The Global Hawk vs Dragon Lady debate never ends in Washington. Each aircraft has its own positive and negative qualities and keeping both would be ideal. The problem is that sequestration makes ideal no longer an fiscal option. As a result, Lockheed is now coming to the table with an offer that may be a decade or two over due- to produce a optionally manned Dragon Lady.
Under Lockheed's plan, a new center-fuselage barrel section would be installed on existing U-2s, adding space behind the cockpit, but leaving the rest of the aircraft untouched. In this new section, a series of powerful actuators would take over in absence of pilot control inputs. Meanwhile, the U-2s upgraded glass cockpit would remain intact, allowing for a pilot to fly the aircraft manually simply by disabling the actuator system. In other words, the U-2's analogue 'pulley and push-rod' flight control system would remain intact even for unmanned flight, with commands being processed through a digital autopilot, which are then physically implemented via the mechanical actuators.
According to Aviation Week, landing, which is notoriously challenging for pilots who fly the U-2, would be accomplished by hand or by using an automatic landing system tied to the autopilot and actuators. This system could be engaged with a pilot in the aircraft as well as when recovering the jet from unmanned missions.
A Lockheed official told Aviation Week:
"As a prior U-2 pilot, I always thought this was going to be an aviation challenge. When I looked to our avionics engineers, they almost scoffed at me. . . They said, 'We've already done it—landing [an unmanned aircraft] on a pitching and rolling carrier,' . . . and this is far easier. This would be more safe, the reason being the failure modes... Even if you are a pilot in the airplane and you have a full nose-up or a full nose-down trim failure, you can engage the autopilot and let it fly all the way down to the landing... The actuators would handle those loads easily."
In addition to housing the actuators that would run the U-2's flight controls, the new composite center barrel section would be attached to the U-2's metal wings at about ten feet out from the fuselage. This would increase the U-2s wing area and span, and it could allow for more fuel to be carried for longer duration unmanned flights.
This longer center section plug would also allow the U-2 to carry yet another sensor, this one being a full motion video system. This capability has become a staple of lighter unmanned tactical systems, such as the Predator, Reaper and Shadow, and can be used for live over-watch of special operations or for following vehicles and watching patterns of life. This new payload bay may even potentially be used to carry a version of Wide Area Aerial Surveillance, which from 70k feet could cover a dizzying amount of terrain.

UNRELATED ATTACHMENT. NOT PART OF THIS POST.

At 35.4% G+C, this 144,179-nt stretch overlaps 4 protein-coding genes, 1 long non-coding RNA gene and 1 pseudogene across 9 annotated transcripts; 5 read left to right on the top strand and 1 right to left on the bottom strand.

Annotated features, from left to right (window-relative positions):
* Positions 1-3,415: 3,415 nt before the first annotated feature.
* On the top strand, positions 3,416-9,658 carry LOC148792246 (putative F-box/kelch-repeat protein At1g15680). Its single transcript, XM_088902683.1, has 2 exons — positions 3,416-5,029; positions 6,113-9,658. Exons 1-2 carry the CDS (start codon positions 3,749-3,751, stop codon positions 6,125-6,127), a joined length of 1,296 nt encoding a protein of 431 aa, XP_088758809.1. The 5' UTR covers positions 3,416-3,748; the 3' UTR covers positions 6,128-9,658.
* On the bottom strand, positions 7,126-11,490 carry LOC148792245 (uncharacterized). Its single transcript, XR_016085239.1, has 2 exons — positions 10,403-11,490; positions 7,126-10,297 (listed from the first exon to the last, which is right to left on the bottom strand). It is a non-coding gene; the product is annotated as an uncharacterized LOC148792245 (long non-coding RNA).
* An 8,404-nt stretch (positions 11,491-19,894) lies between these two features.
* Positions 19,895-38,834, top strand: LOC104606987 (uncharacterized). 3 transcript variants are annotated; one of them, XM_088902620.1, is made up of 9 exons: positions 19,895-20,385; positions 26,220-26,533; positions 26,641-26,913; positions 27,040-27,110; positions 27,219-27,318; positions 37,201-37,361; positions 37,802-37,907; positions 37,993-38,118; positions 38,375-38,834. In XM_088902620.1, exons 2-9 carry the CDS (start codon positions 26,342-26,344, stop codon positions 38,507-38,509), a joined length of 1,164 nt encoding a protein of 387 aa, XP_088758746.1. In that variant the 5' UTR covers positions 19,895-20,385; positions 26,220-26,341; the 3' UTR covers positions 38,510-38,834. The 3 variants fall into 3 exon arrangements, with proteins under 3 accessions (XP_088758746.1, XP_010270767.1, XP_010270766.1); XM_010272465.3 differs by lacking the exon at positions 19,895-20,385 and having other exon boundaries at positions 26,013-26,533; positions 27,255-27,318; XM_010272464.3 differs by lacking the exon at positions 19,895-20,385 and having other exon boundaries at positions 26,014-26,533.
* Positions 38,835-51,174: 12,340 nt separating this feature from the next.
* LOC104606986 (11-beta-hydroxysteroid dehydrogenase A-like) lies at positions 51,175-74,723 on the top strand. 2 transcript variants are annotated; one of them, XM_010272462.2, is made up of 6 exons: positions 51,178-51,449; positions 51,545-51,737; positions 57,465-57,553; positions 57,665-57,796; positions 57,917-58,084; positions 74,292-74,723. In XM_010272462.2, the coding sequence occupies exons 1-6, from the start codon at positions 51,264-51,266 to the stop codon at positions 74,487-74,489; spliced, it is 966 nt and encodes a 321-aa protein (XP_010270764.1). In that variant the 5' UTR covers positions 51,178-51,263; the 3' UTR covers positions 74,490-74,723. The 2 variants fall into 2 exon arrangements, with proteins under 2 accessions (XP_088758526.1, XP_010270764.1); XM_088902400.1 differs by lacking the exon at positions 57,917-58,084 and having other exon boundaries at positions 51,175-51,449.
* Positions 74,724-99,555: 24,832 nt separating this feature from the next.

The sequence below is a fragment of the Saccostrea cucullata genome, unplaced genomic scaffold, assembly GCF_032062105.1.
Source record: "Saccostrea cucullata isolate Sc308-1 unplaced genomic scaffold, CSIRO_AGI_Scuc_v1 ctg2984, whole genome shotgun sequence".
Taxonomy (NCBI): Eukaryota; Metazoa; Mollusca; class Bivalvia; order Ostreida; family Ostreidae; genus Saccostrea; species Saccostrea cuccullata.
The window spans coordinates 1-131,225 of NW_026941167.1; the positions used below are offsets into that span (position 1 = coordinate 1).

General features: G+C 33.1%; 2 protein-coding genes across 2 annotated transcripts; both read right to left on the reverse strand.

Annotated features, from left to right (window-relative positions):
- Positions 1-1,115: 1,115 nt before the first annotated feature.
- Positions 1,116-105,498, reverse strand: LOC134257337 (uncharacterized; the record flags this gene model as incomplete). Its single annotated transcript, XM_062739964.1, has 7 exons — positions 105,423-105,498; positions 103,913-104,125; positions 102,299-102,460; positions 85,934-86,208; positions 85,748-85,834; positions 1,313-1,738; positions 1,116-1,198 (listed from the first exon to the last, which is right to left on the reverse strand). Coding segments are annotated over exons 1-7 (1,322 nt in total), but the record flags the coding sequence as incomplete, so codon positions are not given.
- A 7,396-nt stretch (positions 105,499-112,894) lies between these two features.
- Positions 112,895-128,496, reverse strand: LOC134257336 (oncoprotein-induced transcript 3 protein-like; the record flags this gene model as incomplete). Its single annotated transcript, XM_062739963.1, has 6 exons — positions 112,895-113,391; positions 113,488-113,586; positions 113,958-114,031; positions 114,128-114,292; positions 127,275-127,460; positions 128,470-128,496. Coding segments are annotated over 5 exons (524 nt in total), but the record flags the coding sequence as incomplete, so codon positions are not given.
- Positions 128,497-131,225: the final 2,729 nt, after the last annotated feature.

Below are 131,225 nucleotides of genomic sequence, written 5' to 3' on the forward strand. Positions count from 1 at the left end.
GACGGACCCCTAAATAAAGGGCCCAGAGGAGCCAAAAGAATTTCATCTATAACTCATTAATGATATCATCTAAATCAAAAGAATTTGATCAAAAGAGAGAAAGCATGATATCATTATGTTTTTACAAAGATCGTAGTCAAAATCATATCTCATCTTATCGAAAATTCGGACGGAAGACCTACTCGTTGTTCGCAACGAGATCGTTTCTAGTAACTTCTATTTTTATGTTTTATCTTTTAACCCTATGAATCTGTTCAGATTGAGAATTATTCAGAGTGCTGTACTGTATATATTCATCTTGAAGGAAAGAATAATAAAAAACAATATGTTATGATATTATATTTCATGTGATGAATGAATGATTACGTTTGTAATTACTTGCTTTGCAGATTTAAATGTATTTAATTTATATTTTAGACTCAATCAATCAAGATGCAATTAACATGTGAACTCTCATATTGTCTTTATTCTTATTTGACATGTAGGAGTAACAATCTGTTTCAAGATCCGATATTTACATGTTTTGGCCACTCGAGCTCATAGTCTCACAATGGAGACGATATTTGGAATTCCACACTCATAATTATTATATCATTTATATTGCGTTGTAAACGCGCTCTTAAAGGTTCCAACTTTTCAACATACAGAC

Lockheed says that the redesigned optionally manned U-2 concept will cost less than upgrading and continuing with the strictly unmanned Global Hawk program. At a price tag of $700M, the USAF would get three optionally manned U-2s and two ground control stations. Then, once this initial investment is made and the development for the modification is done, each aircraft modified thereafter would cost an estimated $35-40M each. The U-2 fleet has many decades left of usable airframe life, so the age of the aircraft to be modified, the last being built in the late 1980s, is not a factor.
The optionally manned U-2 concept is so logical that it is very puzzling that we have not seen a bigger push for it over the last two decades. Yet even as attractive as an optionally manned Dragon Lady may sound, the purpose built, unmanned Global Hawk has big support in Congress. Meanwhile, the USAF, with its ever changing list of priorities, has tried to mothball a large portion of its long-endurance, unmanned Global Hawk fleet in favor of the more reliable, heavier payload lugging, air traffic friendly, higher flying and less expensive to operate U-2.
In the end, Lockheed's Dragon Lady turned high-altitude, long endurance (HALE) optionally manned drone concept is incredibly enticing and relatively simple in complexity, it is just a shame that we are only seeing a push for it now. The fact that the Global Hawk and the Navy's Trident programs represent more than the sum of their capabilities complicates the U-2 vs Global Hawk debate even more. Viewed as a giant research and development program alone, one that has blazed the way for autonomous unmanned systems, the Global Hawk has benefits far beyond those that are strategically or tactically tangible in the near term.
With all this in mind, even though the concept is intriguing and incredibly logical, I think Lockheed may be just a little too late to party with their smartest and most cunning Dragon Lady yet.
Photos via USAF, Lockheed, Public Domain
Tyler Rogoway is a defense journalist and photographer who maintains the website Foxtrot Alpha for Jalopnik.com You can reach Tyler with story ideas or direct comments regarding this or any other defense topic via the email address Tyler@Jalopnik.com